Grodenchik, Van Bramer Hold Joint Committee Meeting On Improving Gender & Cultural Diversity For All Park Monuments
City Council Members Barry Grodenchik (D-Bayside Hills, Bellerose, Douglaston, Floral Park, Fresh Meadows, Glen Oaks, Hollis, Hollis Hills, Holliswood, Little Neck, New Hyde Park, Oakland Gardens, Queens Village), chair of the Parks Committee; Jimmy Van Bramer (D-Astoria, Long Island City, Sunnyside, Woodside), chair of the Cultural Affairs Committee; and Helen Rosenthal (D-Manhattan), chair of the Women’s Committee today will co-host a joint committee meeting on improving the gender and cultural diversity of monuments located in city parks.
On the agenda is creating a task force to examine the monuments, statues, public art, and historical markers on city-owned property.
The task force ill study and issue recommendations regarding monuments, statues, public art, and historical markers on city-owned property, placing special emphasis on those that have been subject to sustained negative attention or may be viewed as inconsistent with the values of diversity, equity and inclusion.
The hearing will also look at a bill requiring the city’s art commission to ensure that women are depicted in at least 50 percent of approved works.
The hearing is slated for 10 a.m., today, Feb 25 at City Hall in Lower Manhattan.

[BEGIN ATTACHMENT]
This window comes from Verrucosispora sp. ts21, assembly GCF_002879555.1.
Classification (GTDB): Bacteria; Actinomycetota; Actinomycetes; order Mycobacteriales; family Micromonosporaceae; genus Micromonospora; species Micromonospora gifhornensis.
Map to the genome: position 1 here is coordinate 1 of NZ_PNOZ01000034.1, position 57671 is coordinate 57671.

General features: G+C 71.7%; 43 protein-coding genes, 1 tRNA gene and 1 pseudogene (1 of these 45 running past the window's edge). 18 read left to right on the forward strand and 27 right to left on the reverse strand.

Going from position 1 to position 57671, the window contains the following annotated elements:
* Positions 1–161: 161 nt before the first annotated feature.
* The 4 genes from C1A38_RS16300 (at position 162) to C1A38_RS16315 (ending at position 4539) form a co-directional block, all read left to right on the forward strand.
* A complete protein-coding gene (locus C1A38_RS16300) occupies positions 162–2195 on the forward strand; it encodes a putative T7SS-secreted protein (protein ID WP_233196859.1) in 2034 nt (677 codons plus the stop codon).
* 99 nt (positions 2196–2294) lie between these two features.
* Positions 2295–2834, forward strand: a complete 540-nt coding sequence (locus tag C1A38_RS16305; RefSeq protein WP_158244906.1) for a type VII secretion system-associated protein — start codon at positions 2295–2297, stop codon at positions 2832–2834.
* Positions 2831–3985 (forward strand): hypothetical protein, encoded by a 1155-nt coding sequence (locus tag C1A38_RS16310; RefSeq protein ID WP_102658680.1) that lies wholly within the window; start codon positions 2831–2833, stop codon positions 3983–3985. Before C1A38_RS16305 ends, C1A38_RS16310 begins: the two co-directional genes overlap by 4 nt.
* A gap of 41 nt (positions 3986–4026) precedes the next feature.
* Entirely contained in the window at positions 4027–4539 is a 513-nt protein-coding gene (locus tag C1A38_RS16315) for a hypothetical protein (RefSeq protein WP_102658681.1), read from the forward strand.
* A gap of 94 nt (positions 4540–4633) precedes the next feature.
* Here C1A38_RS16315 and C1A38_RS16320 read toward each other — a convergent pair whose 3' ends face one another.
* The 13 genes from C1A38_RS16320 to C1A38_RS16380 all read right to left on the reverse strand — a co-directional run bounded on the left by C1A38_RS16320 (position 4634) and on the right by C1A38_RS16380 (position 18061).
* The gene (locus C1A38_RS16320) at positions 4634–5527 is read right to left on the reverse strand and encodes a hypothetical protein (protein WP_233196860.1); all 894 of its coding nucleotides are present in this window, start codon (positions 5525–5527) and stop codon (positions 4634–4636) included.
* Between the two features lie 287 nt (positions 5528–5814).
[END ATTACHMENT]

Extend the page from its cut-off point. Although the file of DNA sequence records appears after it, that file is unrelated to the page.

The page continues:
Gillibrand Calls On Legislation To Protect From Prescription Drug Price Gouging
U.S. Sen. Kirsten Gillibrand (D-NY) yesterday joined patients, health care advocates, and medical professionals to call on Congress to pass legislation that would protect New Yorkers from prescription drug price gouging, help drive down prescription drug prices, and help ensure that all patients have access to affordable medications.
Gillibrand’s push comes as the Senate Finance Committee is set to hear testimony from pharmaceutical executives next week as part of a hearing on rising prescription drug prices.
There is currently no law to prevent drug manufacturers from spiking the price of their drugs. In 2018, Americans spent an all-time high of $360 billion on prescription drugs. According to the AARP, brand name drug prices increased four times faster than general inflation in 2017.
Gillibrand’s legislation, the Stop Price Gouging Act, would penalize drug companies that raise prices of medication without justification. Any revenues collected through this bill would be reinvested in future drug research and development at the National Institutes of Health (NIH).
“Too many New Yorkers are suffering because too many drug companies care more about their own profits than whether sick patients have access to medicine. That is one of the root causes of our country’s skyrocketing prescription drug costs, and Congress needs to do more to solve this problem now,” said Gillibrand. “This urgently needed legislation would finally hold companies accountable and penalize them when they gouge the price of a prescription drug without cause. I am proud to introduce this bill, and I urge my colleagues to join me in fighting to pass it.”
Schumer Demands Feds Put Up At Least $1.2 Billion For NYCHA
U.S. Sen. Charles Schumer (D-NY) yesterday said in light of the recent settlement agreement between the U.S. Department of Housing and Urban Development (HUD), the City of New York and the New York City Housing Authority (NYCHA), HUD should put up at least $1.2 billion in a new federal investment for NYCHA.